Classroom Treasure Chest for a Friend

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Project by Tyler Moseley posted 01-10-2014 12:54 AM 1568 views 2 times favorited 7 comments Add to Favorites Watch

Small chest that I made for a friend of mine’s daughter who is a new elementary school teacher this year. It’s walnut with some semi-curly maple inlays. The finish is 2 coats of Sherwin Williams Bright Rubbed CAB-Acrylic. (I love this stuff!) Stick on rubber feet i found at Lowe’s. Friction lid support modified slightly to fit. The box joinery was 45° #10 biscuits. (You may be able to see in the pictures that I should have used #0)

-- Measure Twice, cut two, three times, plane, join, sand, coat, sand, coat, sand, coat, buff, wax, polish, brag. It's a process.

7 comments so far

View Brett's profile


926 posts in 1926 days

#1 posted 01-10-2014 12:58 AM

Nice chest and a great gift!

-- Hand Crafted by Brett Peterson John 3:16

View RogerBean's profile


1548 posts in 2120 days

#2 posted 01-10-2014 01:12 AM

Nice work.

-- "Everybody makes mistakes. A craftsman always fixes them." (Monty Kennedy, "The Checkering and Carving of Gunstocks", 1952)

View HillbillyShooter's profile


5634 posts in 1459 days

#3 posted 01-10-2014 02:04 PM

Attractive piece, nicely done.

-- John C. -- "Firearms are second only to the Constitution in importance; they are the peoples' liberty's teeth." George Washington

View BTimmons's profile


2287 posts in 1652 days

#4 posted 01-10-2014 03:59 PM

Very nice. Not sure I would trust it being around a bunch of school kids!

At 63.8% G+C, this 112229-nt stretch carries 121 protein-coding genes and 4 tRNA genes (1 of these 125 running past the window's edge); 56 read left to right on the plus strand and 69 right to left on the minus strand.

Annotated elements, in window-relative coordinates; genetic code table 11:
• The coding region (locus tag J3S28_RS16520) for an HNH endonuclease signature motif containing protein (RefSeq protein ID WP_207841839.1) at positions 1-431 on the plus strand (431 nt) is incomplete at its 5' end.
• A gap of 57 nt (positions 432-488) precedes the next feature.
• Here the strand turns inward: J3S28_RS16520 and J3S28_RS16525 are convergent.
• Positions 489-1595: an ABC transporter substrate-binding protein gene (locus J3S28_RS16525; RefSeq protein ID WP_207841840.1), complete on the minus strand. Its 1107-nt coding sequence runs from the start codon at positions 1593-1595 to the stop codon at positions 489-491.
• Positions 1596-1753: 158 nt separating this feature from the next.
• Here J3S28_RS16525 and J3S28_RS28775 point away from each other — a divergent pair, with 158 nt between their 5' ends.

-- Brian Timmons -

View Woodbridge's profile


3369 posts in 1585 days

#5 posted 01-10-2014 05:20 PM

nice looking chest. The addition of the maple inlay is a nice design feature.

-- Peter, Woodbridge, Ontario

View Richard's profile


1602 posts in 1857 days

#6 posted 01-10-2014 07:05 PM

Very good looking box and I love the Treasure Chest style of top. What angles did you use for makeing the top.

View Tyler Moseley's profile

Tyler Moseley

52 posts in 1952 days

#7 posted 01-11-2014 12:25 AM

I used SketchUp for the design. Then for the lid sides I used the Big Print program from (which is one of my favorite sites on the web) so I try to support Mathias when I can but if you didn’t want to pay for the big print program, I could have just transferred the angles off the SketchUp model using the digital protractor.

-- Measure Twice, cut two, three times, plane, join, sand, coat, sand, coat, sand, coat, buff, wax, polish, brag. It's a process.

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